In order to arrange for-credit internships, see Prof. Beachler  

 

Directed Study (Independent Study): Politics - 23196 - POLT 49900 - 01
Attributes: Liberal Arts, Social Sciences
Independent Study
1.000 TO 5.000 Credits

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Fall 2009 Course Descriptions

(from the H&S Supplement)

POLT 10100-01, 02 U.S. POLITICS SS LA 1b h
3 CREDITS
INSTRUCTOR: Juan Arroyo, Muller 308, Ext. 4-3969
ENROLLMENT: 24 per section
PREREQUISITES: None
OBJECTIVES: Institutions, processes, and cultural/ideological roots of U.S. politics. We begin by studying a framework of ideologies that will help us to understand the political-economic institutions that have evolved to reflect the conditions of U.S. society: Congress, the presidency, bureaucracy, judiciary, parties, interest groups, media, and the electoral process. Throughout, we will constantly ask: how democratic is this place? What are your criteria for measuring democracy? Students will be invited to consider how money affects the ability of citizens to influence the political process. Analysis of specific policies may include social security, abortion, health care, taxes, civil liberties, foreign policy, etc.
STUDENTS: Open to all students.
FORMAT AND STYLE: Discussion/lecture
REQUIREMENTS: Readings, active participation in class discussions, 2-3 short papers (3-5 pages), 1 medium paper (5-7 pages), final paper (7-10 pages)

POLT 10100-03 U.S. POLITICS SS LA 1b h
3 CREDITS
INSTRUCTOR: Alex Moon, Muller 308, Ext. 4-1258
ENROLLMENT: 25
PREREQUISITES: None
OBJECTIVES. This course has three main purposes. In ascending order of importance, it seeks to familiarize students with the role of voters, interest groups, the media, and parties in the American political system. We will examine the dynamics of American political institutions and (some of) the origins of (some of) the current political cleavages in the U.S.; it will examine the gap between the ideals and practices of American politics.
FORMAT AND STYLE: Lecture/discussion

POLT 10100-04 U.S. POLITICS SS LA 1b h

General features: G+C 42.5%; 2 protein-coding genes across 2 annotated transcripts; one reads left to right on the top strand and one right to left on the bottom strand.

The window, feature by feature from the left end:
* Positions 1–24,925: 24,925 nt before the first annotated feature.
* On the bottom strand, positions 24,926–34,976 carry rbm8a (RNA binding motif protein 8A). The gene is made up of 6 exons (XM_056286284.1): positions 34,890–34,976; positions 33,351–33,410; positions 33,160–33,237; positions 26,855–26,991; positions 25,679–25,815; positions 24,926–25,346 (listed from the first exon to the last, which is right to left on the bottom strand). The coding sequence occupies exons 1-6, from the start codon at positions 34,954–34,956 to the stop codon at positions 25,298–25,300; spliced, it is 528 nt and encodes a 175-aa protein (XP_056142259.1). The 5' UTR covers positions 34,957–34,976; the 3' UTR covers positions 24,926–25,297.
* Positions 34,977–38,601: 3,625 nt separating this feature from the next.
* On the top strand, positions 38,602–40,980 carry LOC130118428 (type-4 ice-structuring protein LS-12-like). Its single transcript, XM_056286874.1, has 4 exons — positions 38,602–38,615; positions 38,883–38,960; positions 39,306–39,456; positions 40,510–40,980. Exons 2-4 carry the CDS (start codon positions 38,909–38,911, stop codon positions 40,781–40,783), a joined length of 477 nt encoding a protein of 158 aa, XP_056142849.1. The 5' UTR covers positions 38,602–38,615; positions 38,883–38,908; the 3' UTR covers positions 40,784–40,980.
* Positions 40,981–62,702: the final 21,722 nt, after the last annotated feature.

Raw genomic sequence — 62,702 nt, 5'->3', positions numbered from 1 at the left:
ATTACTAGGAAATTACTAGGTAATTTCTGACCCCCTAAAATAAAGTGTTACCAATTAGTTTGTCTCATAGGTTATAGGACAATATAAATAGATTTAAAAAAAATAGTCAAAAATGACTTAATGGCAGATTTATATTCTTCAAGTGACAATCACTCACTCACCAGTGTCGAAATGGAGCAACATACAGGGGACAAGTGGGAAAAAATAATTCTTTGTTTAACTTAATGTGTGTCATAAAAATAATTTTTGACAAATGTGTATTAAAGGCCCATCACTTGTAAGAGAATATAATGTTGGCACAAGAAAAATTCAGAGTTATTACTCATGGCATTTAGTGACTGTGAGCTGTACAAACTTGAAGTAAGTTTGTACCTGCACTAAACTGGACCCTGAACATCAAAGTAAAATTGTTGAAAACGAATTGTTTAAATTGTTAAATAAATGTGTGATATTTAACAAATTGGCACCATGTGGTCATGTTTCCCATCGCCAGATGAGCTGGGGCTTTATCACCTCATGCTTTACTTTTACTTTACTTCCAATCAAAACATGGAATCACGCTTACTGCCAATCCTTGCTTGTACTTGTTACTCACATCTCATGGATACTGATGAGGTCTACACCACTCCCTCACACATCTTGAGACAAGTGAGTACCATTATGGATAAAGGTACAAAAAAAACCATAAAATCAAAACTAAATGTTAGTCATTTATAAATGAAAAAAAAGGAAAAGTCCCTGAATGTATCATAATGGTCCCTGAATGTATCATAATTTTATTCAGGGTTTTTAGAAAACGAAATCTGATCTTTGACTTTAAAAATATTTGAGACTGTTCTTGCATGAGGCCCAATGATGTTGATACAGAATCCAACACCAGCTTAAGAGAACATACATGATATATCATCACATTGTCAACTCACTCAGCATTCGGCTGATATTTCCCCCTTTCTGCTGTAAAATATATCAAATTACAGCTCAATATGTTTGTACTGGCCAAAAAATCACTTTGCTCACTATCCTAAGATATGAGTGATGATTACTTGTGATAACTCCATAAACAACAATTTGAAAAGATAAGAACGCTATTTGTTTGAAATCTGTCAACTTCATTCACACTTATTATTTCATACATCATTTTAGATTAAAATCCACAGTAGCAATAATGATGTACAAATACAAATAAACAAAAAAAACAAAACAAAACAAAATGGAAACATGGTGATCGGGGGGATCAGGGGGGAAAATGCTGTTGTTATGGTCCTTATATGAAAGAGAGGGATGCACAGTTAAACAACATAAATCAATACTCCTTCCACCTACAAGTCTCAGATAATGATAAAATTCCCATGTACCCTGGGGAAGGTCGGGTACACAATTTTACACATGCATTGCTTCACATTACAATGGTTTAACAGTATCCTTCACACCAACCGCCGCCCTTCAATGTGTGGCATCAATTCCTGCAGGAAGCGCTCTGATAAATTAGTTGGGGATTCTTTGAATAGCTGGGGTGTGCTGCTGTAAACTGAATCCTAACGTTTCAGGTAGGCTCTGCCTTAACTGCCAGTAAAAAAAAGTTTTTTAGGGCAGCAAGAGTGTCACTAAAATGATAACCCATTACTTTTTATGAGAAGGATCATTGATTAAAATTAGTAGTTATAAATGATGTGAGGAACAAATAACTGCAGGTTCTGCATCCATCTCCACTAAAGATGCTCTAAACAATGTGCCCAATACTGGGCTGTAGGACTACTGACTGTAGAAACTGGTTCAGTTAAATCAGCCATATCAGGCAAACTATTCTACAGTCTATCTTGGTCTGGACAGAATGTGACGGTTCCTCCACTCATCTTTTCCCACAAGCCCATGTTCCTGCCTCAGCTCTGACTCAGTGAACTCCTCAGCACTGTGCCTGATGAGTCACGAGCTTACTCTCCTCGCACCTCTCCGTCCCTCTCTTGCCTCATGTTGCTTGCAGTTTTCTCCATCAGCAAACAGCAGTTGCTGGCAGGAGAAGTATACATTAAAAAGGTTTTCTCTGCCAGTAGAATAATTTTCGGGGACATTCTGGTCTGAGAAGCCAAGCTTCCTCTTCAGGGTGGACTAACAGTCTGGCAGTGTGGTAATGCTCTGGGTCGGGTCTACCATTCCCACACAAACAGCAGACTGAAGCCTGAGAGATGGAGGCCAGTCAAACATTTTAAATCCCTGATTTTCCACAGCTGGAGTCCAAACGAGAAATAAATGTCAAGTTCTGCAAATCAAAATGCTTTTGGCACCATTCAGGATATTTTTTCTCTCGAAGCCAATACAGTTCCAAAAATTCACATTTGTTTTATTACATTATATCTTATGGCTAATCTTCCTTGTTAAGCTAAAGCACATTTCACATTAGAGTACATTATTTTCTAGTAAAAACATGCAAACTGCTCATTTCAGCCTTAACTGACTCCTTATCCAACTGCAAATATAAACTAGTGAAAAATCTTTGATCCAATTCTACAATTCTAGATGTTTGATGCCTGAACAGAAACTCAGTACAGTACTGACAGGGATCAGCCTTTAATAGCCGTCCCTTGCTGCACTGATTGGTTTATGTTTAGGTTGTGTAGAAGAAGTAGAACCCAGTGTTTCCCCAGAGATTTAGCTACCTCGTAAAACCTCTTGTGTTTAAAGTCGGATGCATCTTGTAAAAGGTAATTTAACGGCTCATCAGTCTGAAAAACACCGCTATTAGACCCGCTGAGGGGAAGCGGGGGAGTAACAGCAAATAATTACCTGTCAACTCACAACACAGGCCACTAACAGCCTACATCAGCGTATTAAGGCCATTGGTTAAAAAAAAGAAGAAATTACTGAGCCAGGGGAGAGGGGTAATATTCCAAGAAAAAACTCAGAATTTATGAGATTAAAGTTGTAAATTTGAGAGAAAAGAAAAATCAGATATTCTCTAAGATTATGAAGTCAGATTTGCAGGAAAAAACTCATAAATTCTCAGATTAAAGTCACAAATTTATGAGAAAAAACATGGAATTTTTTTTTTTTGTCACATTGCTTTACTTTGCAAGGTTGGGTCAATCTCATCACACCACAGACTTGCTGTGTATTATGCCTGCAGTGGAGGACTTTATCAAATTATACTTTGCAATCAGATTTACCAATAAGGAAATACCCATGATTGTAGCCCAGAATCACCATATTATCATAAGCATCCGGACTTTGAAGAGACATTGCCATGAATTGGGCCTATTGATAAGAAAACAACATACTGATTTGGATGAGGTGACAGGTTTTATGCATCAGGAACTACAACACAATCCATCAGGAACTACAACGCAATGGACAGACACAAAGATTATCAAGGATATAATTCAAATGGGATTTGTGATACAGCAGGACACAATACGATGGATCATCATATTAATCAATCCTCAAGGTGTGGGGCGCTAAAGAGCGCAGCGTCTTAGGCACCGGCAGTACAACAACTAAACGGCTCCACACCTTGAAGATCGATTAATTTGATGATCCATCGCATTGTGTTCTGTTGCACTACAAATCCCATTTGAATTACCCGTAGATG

NOTE: ENROLLING IN THIS SECTION REQUIRES YOU TO ENROLL IN A DISCUSSION SECTION (10100-05 THROUGH 08)
3 CREDITS
INSTRUCTOR: Martin Brownstein, Muller 307, Ext. 4-3544.
ENROLLMENT: Lecture: 60; each discussion section: 15
PREREQUISITES: None
OBJECTIVES: 1) To define the reality of who actually holds political power in America. 2) To describe the institutional structures and processes of American political life. 3) To underscore the interrelationship of economics, race and politics in the United States. 4) To appreciate the sexual political tensions that infuse American politics; to recognize the centrality of feminism and gay liberation in contemporary American politics. 5) To comprehend the subtleties of personality that cause variation with the predictable patterns of American politics. 6) To understand both the repressive reality and the potential for hope and progress in American politics. 7) To understand that political disputation and argument are integral in political education, that a wide variety of political beliefs is both legitimate and necessary for constructive public discourse; to know that everybody is biased, and properly so. 8) To reaffirm my sense that the study of politics is both intellectually rewarding and great fun.
STUDENTS: A wide variety of students is encouraged to enroll in this lower-level course. Politics majors as well as majors from economics, history, and other humanities and social science majors are welcomed, as are students from business, communication, and other professional programs. Seniors welcome.
FORMAT AND STYLE: Lecture and discussion.
REQUIREMENTS: Three essays and five to six books.
GRADING: Standard; re-writes welcomed.

POLT 12200-01, 02 POLITICS AND SOCIETY SS LA
3 CREDITS
INSTRUCTOR: Patricia Rodriguez, Muller 312, Ext. 4-5714
ENROLLMENT: 25 per section
PREREQUISITES: None
OBJECTIVES: This introductory course explores the impact of social forces and societal dynamics on politics of diverse countries, as well as the influence of politics and the state on society. The course is structured as a series of questions that address the main themes of the course and current world events: democracy and democratic breakdown, sources and consequences of state power, reasons and consequences of revolutionary action, impact of citizen activism in global and national political and economic issues, and the role of international actors in reconstructing governments. In the process of examining these issues we will also learn about the history and political events in a variety of countries, such as Chile, North Korea, Russia, Venezuela, Sudan, China, and others.
FORMAT AND STYLE: Lecture and discussion
GRADING: short opinion papers, exams, discussion & presentations

POLT 12300-01, 02 POLITICAL JUSTICE SS LA 1b g
3 CREDITS
INSTRUCTOR: Beth Harris, Muller 310, Ext. 4-3517
ENROLLMENT: 27 per section
PREREQUISITES: None